The risks to the future stability of the housing market continued the declining (improving) trend during the first quarter of 2017. This was the continuation of a decline in risk levels through 2016. The risk improvement has been driven largely by a combination of Household Sector- and Housing Market-specific factors, but recently we have started to see some small improvement in Macroeconomic factors too.
Household Sector and Housing Market Risk continues its healthy decline
On the Household Sector side, the ongoing decline in the Household Sector Debt-to-Disposable Income Ratio, all the way from 87.8% as at the first quarter of 2008 to 73.2% by the first quarter of 2017, has lowered the vulnerability of the Household Sector significantly through lowering its sensitivity economic shocks and interest rate hiking. Given that much of this overall indebtedness decline is due to a decline in the Household Mortgage Debt-to-Disposable Income Ratio too, this contributes significantly to lower residential market vulnerability.
In addition, there exists a low and diminishing risk of speculation and “over-exuberance” in the market, due to interest rates that have risen gradually since 2014 to a percentage significantly above the currently low house price growth rate. Slow Household Disposable Income growth is also a positive in the sense that it contains consumer confidence and promotes conservative household spending. These factors are not good news from a market strength point of view, but are positives in terms of limiting any risk build up in the market that can come from “over-exuberant” property buying and the financial over-commitment that this can bring.
In addition, a very wide cost gap between the more expensive new home building and existing home buying continues to limit the possibility of residential “over-building” and thus over-supply.
The issue of still-significantly poor levels of home affordability still lingers. In this area, there have been upward revisions to the three home affordability risk measures, due to changes to the FNB Long Term House Price Index methodology. Real home values, the house price-to-rent ratio, and the house price-to-per capita income ratio are all still at relatively high levels by long run historic averages.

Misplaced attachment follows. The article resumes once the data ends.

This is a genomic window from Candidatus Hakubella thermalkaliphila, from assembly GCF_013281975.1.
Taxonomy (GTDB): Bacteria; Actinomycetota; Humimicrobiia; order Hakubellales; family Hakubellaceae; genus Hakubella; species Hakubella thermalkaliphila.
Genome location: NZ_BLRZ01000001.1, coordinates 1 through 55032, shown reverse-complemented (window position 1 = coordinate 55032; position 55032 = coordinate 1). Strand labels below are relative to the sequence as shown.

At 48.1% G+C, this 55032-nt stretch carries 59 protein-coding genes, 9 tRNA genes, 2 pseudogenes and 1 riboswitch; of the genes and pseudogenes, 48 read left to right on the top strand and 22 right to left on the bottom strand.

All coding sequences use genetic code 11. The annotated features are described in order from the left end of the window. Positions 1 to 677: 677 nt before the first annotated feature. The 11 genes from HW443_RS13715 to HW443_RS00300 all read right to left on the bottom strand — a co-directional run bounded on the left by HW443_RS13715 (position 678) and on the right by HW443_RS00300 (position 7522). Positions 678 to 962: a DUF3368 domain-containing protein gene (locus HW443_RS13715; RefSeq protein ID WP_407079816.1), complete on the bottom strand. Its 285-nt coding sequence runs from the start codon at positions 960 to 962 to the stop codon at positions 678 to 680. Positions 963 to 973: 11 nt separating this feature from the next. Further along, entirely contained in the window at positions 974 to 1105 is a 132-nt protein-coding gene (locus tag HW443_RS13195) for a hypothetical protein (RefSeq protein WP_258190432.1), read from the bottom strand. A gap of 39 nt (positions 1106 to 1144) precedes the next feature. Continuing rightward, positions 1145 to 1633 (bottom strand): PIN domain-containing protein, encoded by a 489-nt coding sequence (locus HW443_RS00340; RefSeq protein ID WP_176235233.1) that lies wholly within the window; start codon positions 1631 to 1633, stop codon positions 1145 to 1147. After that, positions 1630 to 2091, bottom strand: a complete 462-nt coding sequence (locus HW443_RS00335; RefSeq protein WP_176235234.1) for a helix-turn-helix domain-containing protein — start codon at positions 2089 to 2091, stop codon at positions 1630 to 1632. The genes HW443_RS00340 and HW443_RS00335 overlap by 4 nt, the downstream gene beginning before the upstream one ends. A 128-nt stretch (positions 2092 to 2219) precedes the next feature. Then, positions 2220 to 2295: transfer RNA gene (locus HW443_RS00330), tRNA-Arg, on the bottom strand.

The most negative factor within the Household Sector and Housing Market, which still contributes negatively to Household Sector and Housing Market vulnerability, is the matter of a very low Household Sector Savings Rate. However, even here FNB sees signs of improvement emerging. From a Net Dis-savings Rate (Net Savings/Dis-savings being Gross Savings Net of Depreciation on Fixed Assets) of -2.3% of Household Disposable Income at a stage of 2013, the rate has diminished to -0.3% by the first quarter of 2017. It is now conceivable that FNB may return to positive net saving in the near future, something last seen prior to 2006.
Overall, therefore, behavior in the Household Sector and Housing Market itself has in recent times promoted a declining risk situation, a positive development from a Financial Sector stability point of view.
This is a dramatically improved situation relative to the extremely high risk situation created by the housing bubble back around 2007/2008. The Composite Household Sector and Housing Market Risk Index, which excludes broader Macroeconomic Risks emanating from outside of the Residential Market, remains very much in “Medium Risk” territory and declining steadily. At a level of 30.85 (scale of 0 to 60) in the first quarter of 2017, this index has declined for six consecutive quarters from 34.41 in the third quarter of 2015
However, the state of the country’s broader economy is where the very significant risks to the Housing Market still linger.
But the broader economy is where the big risks still lie